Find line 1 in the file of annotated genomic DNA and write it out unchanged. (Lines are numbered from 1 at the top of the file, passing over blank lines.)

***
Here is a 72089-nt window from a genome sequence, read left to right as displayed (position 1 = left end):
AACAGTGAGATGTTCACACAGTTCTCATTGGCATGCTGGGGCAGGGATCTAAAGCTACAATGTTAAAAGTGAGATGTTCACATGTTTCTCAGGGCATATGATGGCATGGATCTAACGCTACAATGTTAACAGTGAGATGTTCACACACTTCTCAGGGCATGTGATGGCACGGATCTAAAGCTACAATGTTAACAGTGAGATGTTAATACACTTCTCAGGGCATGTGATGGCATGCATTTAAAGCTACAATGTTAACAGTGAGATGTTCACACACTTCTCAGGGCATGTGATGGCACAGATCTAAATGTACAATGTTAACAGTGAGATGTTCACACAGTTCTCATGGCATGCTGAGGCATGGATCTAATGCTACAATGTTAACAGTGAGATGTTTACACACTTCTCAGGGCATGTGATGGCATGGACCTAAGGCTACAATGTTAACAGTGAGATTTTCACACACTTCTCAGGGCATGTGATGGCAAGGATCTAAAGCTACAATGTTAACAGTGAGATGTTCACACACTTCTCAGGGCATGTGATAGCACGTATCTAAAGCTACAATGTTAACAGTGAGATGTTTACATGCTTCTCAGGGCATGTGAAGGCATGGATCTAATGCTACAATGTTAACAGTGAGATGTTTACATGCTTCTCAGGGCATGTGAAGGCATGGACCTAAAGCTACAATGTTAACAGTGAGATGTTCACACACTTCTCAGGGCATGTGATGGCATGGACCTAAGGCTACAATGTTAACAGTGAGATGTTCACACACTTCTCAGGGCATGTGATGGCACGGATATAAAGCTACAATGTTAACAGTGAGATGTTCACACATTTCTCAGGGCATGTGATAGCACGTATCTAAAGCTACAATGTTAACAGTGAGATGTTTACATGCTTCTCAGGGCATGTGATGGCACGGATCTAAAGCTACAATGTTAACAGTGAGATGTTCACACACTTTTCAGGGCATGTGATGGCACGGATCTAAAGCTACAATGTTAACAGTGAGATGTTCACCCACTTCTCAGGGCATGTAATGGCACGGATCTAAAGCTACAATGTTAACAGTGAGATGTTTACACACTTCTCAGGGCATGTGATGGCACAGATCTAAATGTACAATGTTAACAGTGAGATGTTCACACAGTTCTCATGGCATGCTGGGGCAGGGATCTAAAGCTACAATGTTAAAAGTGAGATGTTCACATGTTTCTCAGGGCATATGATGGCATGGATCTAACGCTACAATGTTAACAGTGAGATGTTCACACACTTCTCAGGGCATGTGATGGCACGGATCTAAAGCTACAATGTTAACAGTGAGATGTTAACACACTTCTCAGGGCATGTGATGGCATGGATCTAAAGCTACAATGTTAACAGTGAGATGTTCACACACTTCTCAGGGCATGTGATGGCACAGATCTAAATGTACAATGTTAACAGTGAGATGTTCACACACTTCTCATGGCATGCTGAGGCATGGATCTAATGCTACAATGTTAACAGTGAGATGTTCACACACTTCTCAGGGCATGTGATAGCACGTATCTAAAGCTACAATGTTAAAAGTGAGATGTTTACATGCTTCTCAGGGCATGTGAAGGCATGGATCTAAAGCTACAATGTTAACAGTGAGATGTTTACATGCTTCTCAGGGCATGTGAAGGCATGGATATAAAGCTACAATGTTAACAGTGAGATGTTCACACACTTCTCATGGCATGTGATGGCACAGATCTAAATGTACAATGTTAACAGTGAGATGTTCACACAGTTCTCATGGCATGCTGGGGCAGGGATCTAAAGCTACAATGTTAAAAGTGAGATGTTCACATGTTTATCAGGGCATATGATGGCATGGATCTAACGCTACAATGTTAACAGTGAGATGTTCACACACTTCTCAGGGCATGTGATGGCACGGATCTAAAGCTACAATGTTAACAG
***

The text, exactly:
Here is a 72089-nt window from a genome sequence, read left to right as displayed (position 1 = left end):